Growing Up as History: A Review of The Lesser Seductions of History

Judith Mahoney Pasternak Nov 19, 2009

The Lesser Seductions of History
By August Schulenberg
Flux Theatre Ensemble
At the Cherry Pit, 155 Bank Street
Manhattan, until Nov. 22

“This is a play about belonging to something … what it gives you, what it takes away,” says History. It’s her lesser — and greater — seductions that are the subject of August Schulenberg’s beautiful and compelling new play.

It begins in 1960, as 10 young people go about their business across the United States, unaware that the moment in time called the sixties is about to change everything. They’re white and Black, male and female, middle- and working-class: Isaac, the poet (Jake Alexander), and Marie (Tiffany Clement), his wife, supporting him as a waitress; Isaac’s cousin Lee (Isaiah Tanenbaum), a painter; George (Michael Davis), a jazz musician, and his sister Martha (Raushanah Simmons), an office worker; Barry (Matthew Archambault), a baseball player, and his brother Bobby (Jason Paradine), a medical student; Tegan (Kelly O’Donnell), an activist-journalist; and Lizzie (Christina Schipp), a writer, and her sister Anisa (Ingrid Nordstrom), a scientist. Most appear to be heterosexual, although that will change for some. Most are more interested in their personal lives than in the fate of the world, although that, too, will change.

TYLER GRIFFIN HICKS-WRIGHTA chorus figure who may be the Goddess of History (Candice Holder) leads them through each year of the Sixties as they come to envision saving the world in different ways. Some rise to heights of heroism; some commit acts of brutality. One is raped and turns to violent resistance; one rapes and spends a decade expiating his crime. Collectively, their lives reveal the price of commitment to “something bigger than yourself.” The Lesser Seductions of History asks, is the commitment worth the price? Maybe, it answers.

The play isn’t perfect. Ten leading characters are a lot to keep track of and hard to portray in depth; some are convincing and vivid; others remain types rather than individuals. Their diversity is to some extent pro forma; they constitute a fairly broad cross-section of the white, educated U.S. middle class (if slightly tilted toward the arts), but George and Martha, the two Black characters, stand for all African-Americans, and Barry and Bobby, the working-class brothers, represent their entire class (although it’s Barry, the athlete-GI, who comes most vividly to life, thanks to Archambault’s powerful performance. Schulenberg does get a lot of the 1960s right, especially the casual brutality with which so many male idealists treated women before Second Wave Feminism raised our collective consciousness. (“Far away stars die/Because they don’t have Marie/To clean up their mess,” declares one of Isaac’s haikus.)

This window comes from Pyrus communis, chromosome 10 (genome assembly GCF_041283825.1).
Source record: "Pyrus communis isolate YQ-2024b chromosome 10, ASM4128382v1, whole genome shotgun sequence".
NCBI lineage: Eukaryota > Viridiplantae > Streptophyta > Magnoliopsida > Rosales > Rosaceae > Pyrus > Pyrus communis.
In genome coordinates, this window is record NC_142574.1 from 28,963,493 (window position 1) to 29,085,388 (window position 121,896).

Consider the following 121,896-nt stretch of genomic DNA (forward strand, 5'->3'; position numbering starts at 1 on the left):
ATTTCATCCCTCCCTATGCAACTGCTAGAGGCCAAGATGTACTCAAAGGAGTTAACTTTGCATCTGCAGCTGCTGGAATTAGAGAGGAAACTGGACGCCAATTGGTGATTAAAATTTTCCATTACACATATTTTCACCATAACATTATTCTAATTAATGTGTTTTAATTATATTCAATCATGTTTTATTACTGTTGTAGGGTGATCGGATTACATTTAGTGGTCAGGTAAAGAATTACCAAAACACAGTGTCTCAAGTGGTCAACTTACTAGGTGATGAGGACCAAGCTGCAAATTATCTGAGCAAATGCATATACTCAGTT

But the heartbreak and the losses the characters suffer — those are real. When the most loving character is driven to a terrible, violent act by conflicting passions; when another realizes that a terminal illness will keep her from seeing the fulfillment of her life’s dream; when still another has to choose between success in his work and the taboo love of his life — Schulenberg’s soaring language brings those crises and griefs home like hammer blows.

That gift for language carries the play and forces us to confront its existential question. “If love was all you did,” says History, “the human race would still be snuggling in caves wrapped in rat-fur, enraptured at the wonder of fire.” But, says Tegan, “When I come back from … the work of moral justice that used to call like a clear bell in my heart, all I feel is alone. And I think … maybe it’s possible to miss your own life.”

No, The Lesser Seductions of History isn’t perfect. It’s just beautiful, and, possibly, great. Keep an eye out for the name August Schulenberg. My best guess is that you’ll be hearing it again.

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